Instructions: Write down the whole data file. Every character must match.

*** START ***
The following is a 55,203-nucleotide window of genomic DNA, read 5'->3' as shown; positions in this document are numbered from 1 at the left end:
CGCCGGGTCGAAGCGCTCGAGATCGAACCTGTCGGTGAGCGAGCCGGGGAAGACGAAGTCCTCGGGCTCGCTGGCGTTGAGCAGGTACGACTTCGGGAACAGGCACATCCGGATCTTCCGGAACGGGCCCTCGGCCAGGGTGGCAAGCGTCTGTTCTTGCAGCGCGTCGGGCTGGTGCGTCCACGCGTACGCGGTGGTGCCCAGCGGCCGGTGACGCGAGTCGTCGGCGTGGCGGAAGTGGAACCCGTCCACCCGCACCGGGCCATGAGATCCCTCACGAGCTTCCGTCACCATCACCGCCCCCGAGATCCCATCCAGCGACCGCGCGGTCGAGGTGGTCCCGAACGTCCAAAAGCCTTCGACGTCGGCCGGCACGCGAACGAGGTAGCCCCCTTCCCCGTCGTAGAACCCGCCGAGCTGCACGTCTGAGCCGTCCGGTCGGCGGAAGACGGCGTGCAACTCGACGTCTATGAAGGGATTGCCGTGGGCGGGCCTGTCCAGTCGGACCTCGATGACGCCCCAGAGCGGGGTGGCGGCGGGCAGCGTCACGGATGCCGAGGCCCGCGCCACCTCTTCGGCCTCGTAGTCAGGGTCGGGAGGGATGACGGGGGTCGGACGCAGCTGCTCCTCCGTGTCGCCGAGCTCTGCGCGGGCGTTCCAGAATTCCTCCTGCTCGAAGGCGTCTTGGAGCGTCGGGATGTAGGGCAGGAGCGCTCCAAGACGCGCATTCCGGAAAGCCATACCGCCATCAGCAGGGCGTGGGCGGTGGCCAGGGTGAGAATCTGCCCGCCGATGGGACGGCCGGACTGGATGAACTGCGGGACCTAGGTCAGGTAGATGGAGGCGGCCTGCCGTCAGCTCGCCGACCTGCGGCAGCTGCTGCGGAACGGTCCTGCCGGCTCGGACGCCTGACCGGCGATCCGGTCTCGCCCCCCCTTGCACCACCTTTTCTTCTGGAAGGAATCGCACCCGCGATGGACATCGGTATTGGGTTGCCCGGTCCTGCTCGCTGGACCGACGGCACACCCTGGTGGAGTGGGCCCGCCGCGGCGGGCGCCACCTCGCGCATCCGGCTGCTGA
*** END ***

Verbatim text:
The following is a 55,203-nucleotide window of genomic DNA, read 5'->3' as shown; positions in this document are numbered from 1 at the left end:
CGCCGGGTCGAAGCGCTCGAGATCGAACCTGTCGGTGAGCGAGCCGGGGAAGACGAAGTCCTCGGGCTCGCTGGCGTTGAGCAGGTACGACTTCGGGAACAGGCACATCCGGATCTTCCGGAACGGGCCCTCGGCCAGGGTGGCAAGCGTCTGTTCTTGCAGCGCGTCGGGCTGGTGCGTCCACGCGTACGCGGTGGTGCCCAGCGGCCGGTGACGCGAGTCGTCGGCGTGGCGGAAGTGGAACCCGTCCACCCGCACCGGGCCATGAGATCCCTCACGAGCTTCCGTCACCATCACCGCCCCCGAGATCCCATCCAGCGACCGCGCGGTCGAGGTGGTCCCGAACGTCCAAAAGCCTTCGACGTCGGCCGGCACGCGAACGAGGTAGCCCCCTTCCCCGTCGTAGAACCCGCCGAGCTGCACGTCTGAGCCGTCCGGTCGGCGGAAGACGGCGTGCAACTCGACGTCTATGAAGGGATTGCCGTGGGCGGGCCTGTCCAGTCGGACCTCGATGACGCCCCAGAGCGGGGTGGCGGCGGGCAGCGTCACGGATGCCGAGGCCCGCGCCACCTCTTCGGCCTCGTAGTCAGGGTCGGGAGGGATGACGGGGGTCGGACGCAGCTGCTCCTCCGTGTCGCCGAGCTCTGCGCGGGCGTTCCAGAATTCCTCCTGCTCGAAGGCGTCTTGGAGCGTCGGGATGTAGGGCAGGAGCGCTCCAAGACGCGCATTCCGGAAAGCCATACCGCCATCAGCAGGGCGTGGGCGGTGGCCAGGGTGAGAATCTGCCCGCCGATGGGACGGCCGGACTGGATGAACTGCGGGACCTAGGTCAGGTAGATGGAGGCGGCCTGCCGTCAGCTCGCCGACCTGCGGCAGCTGCTGCGGAACGGTCCTGCCGGCTCGGACGCCTGACCGGCGATCCGGTCTCGCCCCCCCTTGCACCACCTTTTCTTCTGGAAGGAATCGCACCCGCGATGGACATCGGTATTGGGTTGCCCGGTCCTGCTCGCTGGACCGACGGCACACCCTGGTGGAGTGGGCCCGCCGCGGCGGGCGCCACCTCGCGCATCCGGCTGCTGA